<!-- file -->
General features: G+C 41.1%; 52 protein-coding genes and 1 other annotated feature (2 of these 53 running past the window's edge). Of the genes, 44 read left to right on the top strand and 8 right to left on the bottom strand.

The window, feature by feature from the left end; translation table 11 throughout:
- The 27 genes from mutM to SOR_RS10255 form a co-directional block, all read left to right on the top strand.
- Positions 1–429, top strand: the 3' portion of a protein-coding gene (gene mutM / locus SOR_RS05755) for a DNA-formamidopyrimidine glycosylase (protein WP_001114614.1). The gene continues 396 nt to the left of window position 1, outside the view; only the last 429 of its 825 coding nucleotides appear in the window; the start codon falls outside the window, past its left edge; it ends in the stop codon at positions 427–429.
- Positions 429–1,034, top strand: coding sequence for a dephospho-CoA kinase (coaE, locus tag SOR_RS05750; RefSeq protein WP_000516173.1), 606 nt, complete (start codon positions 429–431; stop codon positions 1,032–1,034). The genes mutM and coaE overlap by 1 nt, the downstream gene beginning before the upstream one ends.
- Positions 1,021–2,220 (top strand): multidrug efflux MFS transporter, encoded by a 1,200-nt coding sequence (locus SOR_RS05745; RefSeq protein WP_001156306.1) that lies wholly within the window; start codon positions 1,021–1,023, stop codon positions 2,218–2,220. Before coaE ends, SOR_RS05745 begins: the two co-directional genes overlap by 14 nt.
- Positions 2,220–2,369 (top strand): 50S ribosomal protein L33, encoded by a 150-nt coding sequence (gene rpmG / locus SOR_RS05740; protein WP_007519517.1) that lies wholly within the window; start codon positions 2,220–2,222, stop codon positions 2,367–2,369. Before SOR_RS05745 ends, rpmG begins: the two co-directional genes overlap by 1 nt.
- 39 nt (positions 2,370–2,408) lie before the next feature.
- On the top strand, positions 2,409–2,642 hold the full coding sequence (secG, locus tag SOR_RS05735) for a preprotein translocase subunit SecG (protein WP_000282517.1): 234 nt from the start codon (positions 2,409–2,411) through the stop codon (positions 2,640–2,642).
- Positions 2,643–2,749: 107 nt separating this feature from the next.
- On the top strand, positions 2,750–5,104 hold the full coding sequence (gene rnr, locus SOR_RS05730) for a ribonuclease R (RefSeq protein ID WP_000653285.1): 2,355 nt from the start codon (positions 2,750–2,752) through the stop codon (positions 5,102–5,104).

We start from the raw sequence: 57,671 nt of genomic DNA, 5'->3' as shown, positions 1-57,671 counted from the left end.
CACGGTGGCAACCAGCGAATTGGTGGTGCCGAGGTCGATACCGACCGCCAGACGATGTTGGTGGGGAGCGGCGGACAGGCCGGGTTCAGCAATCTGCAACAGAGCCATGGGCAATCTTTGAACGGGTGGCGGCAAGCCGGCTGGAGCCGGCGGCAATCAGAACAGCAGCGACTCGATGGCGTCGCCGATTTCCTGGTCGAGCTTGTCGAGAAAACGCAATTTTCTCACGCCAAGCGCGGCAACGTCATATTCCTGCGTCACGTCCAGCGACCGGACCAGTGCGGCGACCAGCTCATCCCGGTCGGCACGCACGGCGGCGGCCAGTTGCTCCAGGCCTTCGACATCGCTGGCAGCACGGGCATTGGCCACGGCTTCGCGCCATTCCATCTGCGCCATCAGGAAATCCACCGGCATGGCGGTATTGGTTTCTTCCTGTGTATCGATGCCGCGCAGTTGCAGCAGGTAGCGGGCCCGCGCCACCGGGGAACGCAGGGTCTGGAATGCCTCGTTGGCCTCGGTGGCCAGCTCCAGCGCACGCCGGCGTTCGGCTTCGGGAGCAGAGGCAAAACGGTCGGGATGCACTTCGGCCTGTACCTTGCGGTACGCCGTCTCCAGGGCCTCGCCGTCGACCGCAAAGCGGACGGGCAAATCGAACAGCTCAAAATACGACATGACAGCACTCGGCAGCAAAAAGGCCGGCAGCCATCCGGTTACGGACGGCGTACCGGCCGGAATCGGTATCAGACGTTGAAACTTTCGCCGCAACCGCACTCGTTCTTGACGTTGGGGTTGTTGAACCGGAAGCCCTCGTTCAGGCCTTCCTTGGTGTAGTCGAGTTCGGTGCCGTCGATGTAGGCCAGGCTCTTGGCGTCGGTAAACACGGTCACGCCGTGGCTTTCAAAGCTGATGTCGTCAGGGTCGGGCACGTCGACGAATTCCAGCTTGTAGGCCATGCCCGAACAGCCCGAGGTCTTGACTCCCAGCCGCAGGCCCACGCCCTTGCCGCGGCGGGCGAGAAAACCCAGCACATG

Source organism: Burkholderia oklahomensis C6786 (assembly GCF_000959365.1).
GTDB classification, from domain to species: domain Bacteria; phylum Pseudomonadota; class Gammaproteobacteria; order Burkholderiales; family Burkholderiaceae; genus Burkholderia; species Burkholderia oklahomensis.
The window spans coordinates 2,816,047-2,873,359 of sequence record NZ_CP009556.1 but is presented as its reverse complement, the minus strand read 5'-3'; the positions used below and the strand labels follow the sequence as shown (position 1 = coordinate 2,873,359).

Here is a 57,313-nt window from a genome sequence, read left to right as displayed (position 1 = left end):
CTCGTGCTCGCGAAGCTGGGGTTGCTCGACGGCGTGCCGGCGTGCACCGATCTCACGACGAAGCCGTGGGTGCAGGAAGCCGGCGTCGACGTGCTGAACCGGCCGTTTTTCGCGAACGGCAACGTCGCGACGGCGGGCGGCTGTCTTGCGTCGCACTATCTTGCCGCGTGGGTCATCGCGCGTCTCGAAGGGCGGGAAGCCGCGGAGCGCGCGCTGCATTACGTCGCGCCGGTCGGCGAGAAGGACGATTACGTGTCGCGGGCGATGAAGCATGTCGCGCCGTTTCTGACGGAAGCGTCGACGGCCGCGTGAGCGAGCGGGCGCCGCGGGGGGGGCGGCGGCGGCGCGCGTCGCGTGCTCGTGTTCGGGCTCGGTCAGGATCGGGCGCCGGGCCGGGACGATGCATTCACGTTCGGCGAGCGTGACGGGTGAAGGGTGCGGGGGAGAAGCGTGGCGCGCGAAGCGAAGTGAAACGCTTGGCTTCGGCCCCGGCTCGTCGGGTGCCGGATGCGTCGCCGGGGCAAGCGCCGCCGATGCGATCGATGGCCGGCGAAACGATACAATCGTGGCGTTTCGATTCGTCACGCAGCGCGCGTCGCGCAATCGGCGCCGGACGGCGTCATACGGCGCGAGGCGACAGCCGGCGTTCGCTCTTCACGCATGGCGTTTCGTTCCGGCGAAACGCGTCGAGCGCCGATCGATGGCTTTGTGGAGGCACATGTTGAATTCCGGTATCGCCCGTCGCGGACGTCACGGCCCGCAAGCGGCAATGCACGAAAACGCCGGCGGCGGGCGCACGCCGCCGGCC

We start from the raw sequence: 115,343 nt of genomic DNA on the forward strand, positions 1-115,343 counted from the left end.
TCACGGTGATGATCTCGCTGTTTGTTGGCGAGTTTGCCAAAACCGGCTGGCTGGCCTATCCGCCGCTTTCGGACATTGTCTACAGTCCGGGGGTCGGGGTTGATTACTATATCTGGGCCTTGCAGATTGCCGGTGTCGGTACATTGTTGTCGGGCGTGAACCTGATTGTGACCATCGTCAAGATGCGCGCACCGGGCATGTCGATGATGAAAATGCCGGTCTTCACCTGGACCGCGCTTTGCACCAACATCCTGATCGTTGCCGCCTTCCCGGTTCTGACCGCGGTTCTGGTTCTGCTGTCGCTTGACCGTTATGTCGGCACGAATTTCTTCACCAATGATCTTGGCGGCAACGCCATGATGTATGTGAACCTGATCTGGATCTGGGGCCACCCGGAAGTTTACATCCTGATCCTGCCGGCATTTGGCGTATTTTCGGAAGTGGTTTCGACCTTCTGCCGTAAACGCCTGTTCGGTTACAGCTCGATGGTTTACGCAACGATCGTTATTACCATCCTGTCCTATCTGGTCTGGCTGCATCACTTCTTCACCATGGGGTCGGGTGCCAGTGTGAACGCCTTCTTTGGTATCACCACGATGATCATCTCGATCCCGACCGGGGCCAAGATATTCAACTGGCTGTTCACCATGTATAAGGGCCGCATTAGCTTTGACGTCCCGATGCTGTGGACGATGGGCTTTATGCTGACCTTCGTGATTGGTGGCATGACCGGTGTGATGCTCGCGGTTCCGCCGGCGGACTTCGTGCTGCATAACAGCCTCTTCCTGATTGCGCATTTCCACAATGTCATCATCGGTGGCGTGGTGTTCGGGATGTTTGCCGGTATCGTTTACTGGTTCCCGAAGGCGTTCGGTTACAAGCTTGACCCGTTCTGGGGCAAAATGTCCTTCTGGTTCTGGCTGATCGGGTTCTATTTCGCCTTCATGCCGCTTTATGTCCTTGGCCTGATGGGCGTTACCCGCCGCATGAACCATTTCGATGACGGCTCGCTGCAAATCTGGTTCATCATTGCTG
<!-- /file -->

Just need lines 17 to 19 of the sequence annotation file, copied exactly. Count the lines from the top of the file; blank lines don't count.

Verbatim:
Here is a 57,313-nt window from a genome sequence, read left to right as displayed (position 1 = left end):
CTCGTGCTCGCGAAGCTGGGGTTGCTCGACGGCGTGCCGGCGTGCACCGATCTCACGACGAAGCCGTGGGTGCAGGAAGCCGGCGTCGACGTGCTGAACCGGCCGTTTTTCGCGAACGGCAACGTCGCGACGGCGGGCGGCTGTCTTGCGTCGCACTATCTTGCCGCGTGGGTCATCGCGCGTCTCGAAGGGCGGGAAGCCGCGGAGCGCGCGCTGCATTACGTCGCGCCGGTCGGCGAGAAGGACGATTACGTGTCGCGGGCGATGAAGCATGTCGCGCCGTTTCTGACGGAAGCGTCGACGGCCGCGTGAGCGAGCGGGCGCCGCGGGGGGGGCGGCGGCGGCGCGCGTCGCGTGCTCGTGTTCGGGCTCGGTCAGGATCGGGCGCCGGGCCGGGACGATGCATTCACGTTCGGCGAGCGTGACGGGTGAAGGGTGCGGGGGAGAAGCGTGGCGCGCGAAGCGAAGTGAAACGCTTGGCTTCGGCCCCGGCTCGTCGGGTGCCGGATGCGTCGCCGGGGCAAGCGCCGCCGATGCGATCGATGGCCGGCGAAACGATACAATCGTGGCGTTTCGATTCGTCACGCAGCGCGCGTCGCGCAATCGGCGCCGGACGGCGTCATACGGCGCGAGGCGACAGCCGGCGTTCGCTCTTCACGCATGGCGTTTCGTTCCGGCGAAACGCGTCGAGCGCCGATCGATGGCTTTGTGGAGGCACATGTTGAATTCCGGTATCGCCCGTCGCGGACGTCACGGCCCGCAAGCGGCAATGCACGAAAACGCCGGCGGCGGGCGCACGCCGCCGGCC

We start from the raw sequence: 115,343 nt of genomic DNA on the forward strand, positions 1-115,343 counted from the left end.